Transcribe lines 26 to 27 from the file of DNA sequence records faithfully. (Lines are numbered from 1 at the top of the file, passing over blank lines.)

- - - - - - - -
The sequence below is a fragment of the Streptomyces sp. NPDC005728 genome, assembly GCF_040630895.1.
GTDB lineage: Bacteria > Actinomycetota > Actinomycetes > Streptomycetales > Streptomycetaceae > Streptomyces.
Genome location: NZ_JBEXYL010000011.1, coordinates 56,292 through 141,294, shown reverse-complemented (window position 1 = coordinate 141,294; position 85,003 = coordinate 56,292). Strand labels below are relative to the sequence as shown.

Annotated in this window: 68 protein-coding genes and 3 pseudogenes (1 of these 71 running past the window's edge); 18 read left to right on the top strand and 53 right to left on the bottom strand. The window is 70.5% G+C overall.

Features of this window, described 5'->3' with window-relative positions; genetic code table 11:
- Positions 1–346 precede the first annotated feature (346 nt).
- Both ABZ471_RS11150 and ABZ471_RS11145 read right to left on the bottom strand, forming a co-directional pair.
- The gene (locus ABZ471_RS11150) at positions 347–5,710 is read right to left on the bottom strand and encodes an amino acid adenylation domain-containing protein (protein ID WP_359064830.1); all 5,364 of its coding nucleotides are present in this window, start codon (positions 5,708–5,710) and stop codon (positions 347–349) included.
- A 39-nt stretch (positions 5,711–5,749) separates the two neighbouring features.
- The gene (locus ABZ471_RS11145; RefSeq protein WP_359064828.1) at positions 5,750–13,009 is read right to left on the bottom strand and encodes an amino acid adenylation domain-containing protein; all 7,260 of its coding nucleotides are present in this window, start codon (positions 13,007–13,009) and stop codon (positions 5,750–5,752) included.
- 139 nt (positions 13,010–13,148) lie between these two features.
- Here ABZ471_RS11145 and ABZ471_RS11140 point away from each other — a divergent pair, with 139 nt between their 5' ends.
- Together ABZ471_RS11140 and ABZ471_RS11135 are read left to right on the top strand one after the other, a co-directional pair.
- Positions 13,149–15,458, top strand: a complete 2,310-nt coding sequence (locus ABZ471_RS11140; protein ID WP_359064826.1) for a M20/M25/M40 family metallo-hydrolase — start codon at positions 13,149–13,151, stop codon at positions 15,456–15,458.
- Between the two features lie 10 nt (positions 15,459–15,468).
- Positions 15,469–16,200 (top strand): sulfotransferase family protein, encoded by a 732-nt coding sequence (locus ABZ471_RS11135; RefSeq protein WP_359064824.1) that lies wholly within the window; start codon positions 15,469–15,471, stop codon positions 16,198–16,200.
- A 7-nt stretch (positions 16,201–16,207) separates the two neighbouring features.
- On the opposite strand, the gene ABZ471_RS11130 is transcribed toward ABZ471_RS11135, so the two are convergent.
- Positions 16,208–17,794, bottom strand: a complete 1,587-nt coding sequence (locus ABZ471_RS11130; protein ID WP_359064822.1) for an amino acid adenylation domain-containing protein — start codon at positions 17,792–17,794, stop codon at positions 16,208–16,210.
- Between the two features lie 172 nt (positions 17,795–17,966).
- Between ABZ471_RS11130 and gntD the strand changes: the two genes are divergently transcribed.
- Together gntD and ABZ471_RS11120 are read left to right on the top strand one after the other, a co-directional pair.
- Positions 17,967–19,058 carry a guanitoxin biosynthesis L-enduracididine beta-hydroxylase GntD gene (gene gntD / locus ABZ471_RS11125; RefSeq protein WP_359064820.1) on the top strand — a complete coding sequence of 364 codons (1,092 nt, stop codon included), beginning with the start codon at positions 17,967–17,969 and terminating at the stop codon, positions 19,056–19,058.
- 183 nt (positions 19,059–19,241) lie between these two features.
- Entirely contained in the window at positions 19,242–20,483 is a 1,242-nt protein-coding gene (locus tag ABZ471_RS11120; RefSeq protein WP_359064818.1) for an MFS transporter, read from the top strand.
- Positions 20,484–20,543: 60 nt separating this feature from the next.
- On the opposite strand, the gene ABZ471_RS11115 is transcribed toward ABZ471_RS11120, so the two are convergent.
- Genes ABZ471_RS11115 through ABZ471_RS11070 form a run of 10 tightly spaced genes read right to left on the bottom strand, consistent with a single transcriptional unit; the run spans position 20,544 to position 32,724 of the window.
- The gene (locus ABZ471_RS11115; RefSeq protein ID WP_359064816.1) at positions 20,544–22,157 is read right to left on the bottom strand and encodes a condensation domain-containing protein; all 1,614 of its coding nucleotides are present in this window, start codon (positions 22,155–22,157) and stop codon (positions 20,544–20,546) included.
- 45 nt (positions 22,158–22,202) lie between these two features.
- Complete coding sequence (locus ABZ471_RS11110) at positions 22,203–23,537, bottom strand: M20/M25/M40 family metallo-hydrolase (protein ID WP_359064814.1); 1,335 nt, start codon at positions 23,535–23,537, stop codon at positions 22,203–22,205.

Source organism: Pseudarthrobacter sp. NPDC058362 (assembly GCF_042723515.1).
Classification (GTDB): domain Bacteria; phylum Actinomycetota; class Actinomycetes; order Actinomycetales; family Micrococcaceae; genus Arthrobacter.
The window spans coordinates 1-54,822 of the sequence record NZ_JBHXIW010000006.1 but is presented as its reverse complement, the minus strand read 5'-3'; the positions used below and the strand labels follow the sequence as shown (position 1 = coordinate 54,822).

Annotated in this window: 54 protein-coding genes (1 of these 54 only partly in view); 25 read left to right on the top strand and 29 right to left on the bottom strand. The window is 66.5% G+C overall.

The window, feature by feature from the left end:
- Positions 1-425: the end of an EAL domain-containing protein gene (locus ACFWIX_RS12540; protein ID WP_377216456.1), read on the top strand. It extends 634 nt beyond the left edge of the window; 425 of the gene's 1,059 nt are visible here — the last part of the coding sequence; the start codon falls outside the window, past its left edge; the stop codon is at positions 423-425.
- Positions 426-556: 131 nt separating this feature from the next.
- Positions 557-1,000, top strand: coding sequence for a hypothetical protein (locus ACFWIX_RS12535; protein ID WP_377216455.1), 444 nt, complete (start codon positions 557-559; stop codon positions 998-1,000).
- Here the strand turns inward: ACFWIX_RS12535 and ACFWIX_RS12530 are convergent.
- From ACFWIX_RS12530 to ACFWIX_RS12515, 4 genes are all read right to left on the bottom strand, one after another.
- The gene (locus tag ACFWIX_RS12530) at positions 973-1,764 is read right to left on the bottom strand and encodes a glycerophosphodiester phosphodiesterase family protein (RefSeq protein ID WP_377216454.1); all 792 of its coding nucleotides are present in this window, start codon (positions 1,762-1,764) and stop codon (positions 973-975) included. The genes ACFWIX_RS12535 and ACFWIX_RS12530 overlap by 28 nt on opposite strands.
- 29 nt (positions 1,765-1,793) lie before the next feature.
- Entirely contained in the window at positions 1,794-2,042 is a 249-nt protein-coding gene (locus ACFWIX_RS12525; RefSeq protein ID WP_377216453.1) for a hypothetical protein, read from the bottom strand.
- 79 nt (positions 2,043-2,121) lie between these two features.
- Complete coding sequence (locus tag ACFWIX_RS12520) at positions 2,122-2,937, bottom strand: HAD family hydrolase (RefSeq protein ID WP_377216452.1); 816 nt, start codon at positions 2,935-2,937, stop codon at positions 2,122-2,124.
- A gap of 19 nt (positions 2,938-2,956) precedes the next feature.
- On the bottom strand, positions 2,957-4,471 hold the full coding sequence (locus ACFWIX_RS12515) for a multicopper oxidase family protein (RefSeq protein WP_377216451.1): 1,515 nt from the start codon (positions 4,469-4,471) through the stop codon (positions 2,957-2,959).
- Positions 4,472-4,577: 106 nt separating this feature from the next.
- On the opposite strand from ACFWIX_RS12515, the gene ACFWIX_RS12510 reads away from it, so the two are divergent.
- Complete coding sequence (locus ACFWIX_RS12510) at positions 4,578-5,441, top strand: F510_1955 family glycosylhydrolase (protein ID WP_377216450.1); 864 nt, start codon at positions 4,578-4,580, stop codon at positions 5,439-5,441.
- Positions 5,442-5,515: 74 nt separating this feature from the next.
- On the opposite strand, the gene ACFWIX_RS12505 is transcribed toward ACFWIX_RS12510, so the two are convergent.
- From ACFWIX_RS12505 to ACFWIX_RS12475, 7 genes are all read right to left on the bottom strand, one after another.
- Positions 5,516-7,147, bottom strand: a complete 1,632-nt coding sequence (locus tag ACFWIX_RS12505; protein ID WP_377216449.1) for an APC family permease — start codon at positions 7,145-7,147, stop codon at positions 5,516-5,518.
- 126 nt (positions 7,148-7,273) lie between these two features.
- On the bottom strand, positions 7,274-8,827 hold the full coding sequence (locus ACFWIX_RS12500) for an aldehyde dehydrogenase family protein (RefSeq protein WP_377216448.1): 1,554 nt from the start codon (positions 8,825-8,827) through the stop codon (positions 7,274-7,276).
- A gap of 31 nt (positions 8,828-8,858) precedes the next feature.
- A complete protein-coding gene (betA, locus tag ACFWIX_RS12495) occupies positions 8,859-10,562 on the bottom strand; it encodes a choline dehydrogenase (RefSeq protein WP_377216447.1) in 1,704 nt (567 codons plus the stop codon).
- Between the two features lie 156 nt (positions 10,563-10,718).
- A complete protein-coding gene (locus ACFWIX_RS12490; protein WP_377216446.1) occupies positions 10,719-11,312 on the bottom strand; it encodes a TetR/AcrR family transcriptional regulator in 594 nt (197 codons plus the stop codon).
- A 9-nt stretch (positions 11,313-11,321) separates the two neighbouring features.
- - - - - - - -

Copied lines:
- Positions 20,484–20,543: 60 nt separating this feature from the next.
- On the opposite strand, the gene ABZ471_RS11115 is transcribed toward ABZ471_RS11120, so the two are convergent.